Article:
Facebook and Twitter Slipped Us a Roofie

While we were distracted by the shutdown, the tech giants stripped some more of our privacy rights.

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That's alarming, since some Silicon Valley barons also see themselves as libertarian icons who would prefer a world devoid of government. "If companies shut down, the stock market would collapse. If the government shuts down, nothing happens, and we all move on, because it just doesn't matter. Stasis in the government is actually good for all of us," said tech capitalist Chamath Palihapitiya during a recent New York magazine podcast.

In the meantime, tech giants are bum-rushing their way into Washington. Jeff Bezos' recent (and relatively cheap) acquisition of the Washington Post was a symbol of tech's big hand in the policymaking game. Campaign contributions from the combined communications and electronics industry, according to the Center for Responsive Politics, went from $17 million in the 1990 cycle to nearly $140 million in the 2008 cycle.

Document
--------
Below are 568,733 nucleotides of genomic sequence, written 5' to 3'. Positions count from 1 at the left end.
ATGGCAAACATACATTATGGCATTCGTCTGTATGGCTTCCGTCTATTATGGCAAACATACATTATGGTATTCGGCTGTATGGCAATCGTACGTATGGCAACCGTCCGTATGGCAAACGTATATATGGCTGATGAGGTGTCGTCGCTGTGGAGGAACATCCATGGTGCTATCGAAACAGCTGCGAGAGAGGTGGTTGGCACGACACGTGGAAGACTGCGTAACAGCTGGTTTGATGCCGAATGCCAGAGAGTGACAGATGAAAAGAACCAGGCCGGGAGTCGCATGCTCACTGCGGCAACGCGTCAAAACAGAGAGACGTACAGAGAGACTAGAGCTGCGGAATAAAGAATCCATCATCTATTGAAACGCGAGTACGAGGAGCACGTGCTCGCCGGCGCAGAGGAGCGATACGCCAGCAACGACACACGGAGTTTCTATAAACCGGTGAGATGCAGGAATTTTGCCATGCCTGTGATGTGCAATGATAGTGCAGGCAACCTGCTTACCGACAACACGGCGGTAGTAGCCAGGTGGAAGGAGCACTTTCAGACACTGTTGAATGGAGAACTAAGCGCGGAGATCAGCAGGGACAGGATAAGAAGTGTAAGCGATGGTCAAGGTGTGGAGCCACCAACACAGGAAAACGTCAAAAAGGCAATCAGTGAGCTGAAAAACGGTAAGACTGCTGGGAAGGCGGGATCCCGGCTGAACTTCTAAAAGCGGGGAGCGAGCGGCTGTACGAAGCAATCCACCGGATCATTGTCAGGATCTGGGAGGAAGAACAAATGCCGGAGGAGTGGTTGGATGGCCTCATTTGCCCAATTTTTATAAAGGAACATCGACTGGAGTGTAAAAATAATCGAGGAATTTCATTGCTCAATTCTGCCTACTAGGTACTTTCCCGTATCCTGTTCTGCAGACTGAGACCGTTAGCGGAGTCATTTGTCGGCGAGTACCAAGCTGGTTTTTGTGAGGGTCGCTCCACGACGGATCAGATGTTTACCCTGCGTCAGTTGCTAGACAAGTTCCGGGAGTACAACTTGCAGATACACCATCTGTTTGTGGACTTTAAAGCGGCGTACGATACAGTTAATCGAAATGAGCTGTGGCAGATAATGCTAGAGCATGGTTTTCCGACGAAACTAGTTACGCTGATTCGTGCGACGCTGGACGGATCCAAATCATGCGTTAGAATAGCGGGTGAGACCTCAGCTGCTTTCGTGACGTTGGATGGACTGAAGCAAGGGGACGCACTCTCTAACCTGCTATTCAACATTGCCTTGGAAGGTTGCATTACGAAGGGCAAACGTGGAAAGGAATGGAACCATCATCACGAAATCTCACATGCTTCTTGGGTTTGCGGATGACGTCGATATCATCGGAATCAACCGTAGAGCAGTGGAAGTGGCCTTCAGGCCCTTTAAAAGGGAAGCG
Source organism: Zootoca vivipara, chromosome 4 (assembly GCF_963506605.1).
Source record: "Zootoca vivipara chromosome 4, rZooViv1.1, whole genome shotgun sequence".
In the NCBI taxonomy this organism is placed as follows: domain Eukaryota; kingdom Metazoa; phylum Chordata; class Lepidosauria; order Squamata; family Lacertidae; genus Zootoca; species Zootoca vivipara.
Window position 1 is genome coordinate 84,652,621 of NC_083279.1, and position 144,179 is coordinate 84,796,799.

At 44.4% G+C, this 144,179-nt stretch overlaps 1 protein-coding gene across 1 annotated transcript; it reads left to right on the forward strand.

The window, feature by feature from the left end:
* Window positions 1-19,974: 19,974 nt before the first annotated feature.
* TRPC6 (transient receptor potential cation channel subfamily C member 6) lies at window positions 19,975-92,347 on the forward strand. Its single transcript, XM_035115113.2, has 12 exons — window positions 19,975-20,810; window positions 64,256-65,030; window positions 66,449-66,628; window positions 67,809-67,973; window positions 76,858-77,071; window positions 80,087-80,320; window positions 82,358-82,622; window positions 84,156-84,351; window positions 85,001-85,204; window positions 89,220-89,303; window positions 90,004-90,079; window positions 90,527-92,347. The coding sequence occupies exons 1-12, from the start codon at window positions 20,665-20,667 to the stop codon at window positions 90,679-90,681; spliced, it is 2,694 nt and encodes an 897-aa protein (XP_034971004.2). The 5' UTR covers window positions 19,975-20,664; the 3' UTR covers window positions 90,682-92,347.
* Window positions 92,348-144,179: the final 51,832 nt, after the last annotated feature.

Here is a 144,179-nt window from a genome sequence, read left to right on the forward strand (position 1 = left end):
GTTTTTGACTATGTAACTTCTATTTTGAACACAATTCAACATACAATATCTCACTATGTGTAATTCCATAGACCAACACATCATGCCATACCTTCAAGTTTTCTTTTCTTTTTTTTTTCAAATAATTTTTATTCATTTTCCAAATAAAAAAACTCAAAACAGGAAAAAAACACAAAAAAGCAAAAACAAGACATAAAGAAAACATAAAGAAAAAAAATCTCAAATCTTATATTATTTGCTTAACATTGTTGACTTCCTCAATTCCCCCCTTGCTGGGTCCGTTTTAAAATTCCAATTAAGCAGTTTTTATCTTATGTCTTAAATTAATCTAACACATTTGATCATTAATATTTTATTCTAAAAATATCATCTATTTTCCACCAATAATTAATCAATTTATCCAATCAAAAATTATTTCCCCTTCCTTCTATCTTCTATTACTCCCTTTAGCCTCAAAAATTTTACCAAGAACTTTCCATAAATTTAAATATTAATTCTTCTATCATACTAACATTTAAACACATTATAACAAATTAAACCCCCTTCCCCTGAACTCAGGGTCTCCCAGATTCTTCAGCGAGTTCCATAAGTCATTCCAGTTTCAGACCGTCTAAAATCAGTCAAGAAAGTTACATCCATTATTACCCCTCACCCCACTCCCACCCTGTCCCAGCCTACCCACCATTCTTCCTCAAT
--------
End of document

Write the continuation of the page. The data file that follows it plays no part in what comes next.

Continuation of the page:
Much of that is driven by the Internet sector, which contributed a total of $64.3 million to candidates in the 2012 election cycle. (Folks like Sen. Markey, mentioned above, and Sen.-elect Cory Booker were among the top three recipients of that loot.) Lobbying by that sector went from less than $50 million in 1998 (at the tip of the premillennium Internet bubble) to about $130 million in 2012. Google is the largest tech lobbying force in Washington, spending close to $7 million on government relations so far in 2013, compared with Facebook's $3.5 million.

This is more than the defense industry, which spent only $27 million in the 2012 election cycle.

Of course, this begs the question of whether money really buys influence in politics and public policy. Or, in the case of these privacy changes, silence. Lawmakers and their staff get predictably indignant when asked. But this is like the secret illegitimate child who everyone knows about. It's the secret of American politics that really isn't a secret.

Charles D. Ellison is a veteran political strategist, Washington correspondent for the Philadelphia Tribune and chief political correspondent for Uptown magazine. When he's not mad, he can be reached via Twitter.

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